LA CROSSE, Wisconsin (WXOW)-- Emergency personnel and hospitals in Boston were prepared for a disaster like the marathon bombings. In fact disaster response is something hospitals around the country prepare for.
At Gundersen Lutheran emergency plans are worked on constantly and each doctor and staff person has a designated role so they can accommodate the most patients. They run drills all types of natural and man-made disasters, and even have volunteers act as the patients.
"And it's not just the doctors and the nurses at the scene," said Dr. Ben Wedro, an emergency doctor at Gundersen Lutheran. "We're at the front of the hospital where people see us, but we're not the most important people sometimes. We need people in central supply to make sure that equipment is there and it's sterilized and ready to go. It's important that laundry is there to clean things, housekeeping has to clean the rooms so the next patient can be put there. It's more than just the doctors and nurses, it's more than just the lab techs, it's more than just radiology, it's everybody."
The analogy Dr. Wedro gave is marathon runners train for months for one specific day, like emergency doctors train constantly. They just don't know when the day comes they have to utilize that training.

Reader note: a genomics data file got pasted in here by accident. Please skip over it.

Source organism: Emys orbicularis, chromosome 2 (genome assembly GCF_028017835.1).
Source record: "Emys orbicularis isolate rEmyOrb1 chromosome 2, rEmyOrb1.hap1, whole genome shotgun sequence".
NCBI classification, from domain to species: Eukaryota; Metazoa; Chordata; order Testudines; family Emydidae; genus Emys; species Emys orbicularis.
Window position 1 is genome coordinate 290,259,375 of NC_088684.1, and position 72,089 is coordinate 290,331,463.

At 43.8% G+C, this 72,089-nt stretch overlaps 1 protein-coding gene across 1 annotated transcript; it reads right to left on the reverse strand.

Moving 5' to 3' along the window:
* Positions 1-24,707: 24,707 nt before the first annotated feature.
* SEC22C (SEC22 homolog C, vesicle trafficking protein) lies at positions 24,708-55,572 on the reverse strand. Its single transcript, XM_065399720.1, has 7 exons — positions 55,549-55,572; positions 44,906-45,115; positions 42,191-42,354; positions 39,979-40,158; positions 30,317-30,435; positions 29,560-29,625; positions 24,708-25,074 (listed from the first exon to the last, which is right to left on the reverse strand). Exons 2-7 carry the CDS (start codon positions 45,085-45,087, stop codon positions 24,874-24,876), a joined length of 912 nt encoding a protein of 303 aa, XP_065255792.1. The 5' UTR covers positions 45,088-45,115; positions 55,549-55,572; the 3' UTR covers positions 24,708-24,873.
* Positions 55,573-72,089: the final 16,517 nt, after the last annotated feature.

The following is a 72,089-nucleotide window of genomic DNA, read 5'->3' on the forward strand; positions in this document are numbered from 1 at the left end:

The emergency manager at Gundersen says even though crews prepare, it's hard to watch fellow emergency workers go through something like that.
"It's heart wrenching to watch what they're going through," said Tom Wright. "A lot of us who work in the incident command system have been involved in various levels of medicine where we've been in the boots of the individuals. The paramedics and the firefighters on the street, a lot of us did those prior to what we do in the hospital. Personally, as a paramedic for 30 years, I've been involved with some high stress incidents and you can't help but think, 'Oh Golly, what's going through their mind right now."
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